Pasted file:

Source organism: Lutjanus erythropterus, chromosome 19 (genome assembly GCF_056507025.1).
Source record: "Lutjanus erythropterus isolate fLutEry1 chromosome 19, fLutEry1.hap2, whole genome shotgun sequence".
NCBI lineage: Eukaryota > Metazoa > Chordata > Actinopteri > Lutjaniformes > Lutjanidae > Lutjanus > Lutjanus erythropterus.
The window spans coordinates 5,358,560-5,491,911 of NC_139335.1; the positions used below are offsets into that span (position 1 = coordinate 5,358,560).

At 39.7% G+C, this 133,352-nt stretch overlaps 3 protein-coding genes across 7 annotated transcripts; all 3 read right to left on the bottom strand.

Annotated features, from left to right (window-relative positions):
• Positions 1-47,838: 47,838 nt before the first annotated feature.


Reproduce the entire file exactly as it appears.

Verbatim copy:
Source organism: Lutjanus erythropterus, chromosome 19 (genome assembly GCF_056507025.1).
Source record: "Lutjanus erythropterus isolate fLutEry1 chromosome 19, fLutEry1.hap2, whole genome shotgun sequence".
NCBI lineage: Eukaryota > Metazoa > Chordata > Actinopteri > Lutjaniformes > Lutjanidae > Lutjanus > Lutjanus erythropterus.
The window spans coordinates 5,358,560-5,491,911 of NC_139335.1; the positions used below are offsets into that span (position 1 = coordinate 5,358,560).

At 39.7% G+C, this 133,352-nt stretch overlaps 3 protein-coding genes across 7 annotated transcripts; all 3 read right to left on the bottom strand.

Annotated features, from left to right (window-relative positions):
• Positions 1-47,838: 47,838 nt before the first annotated feature.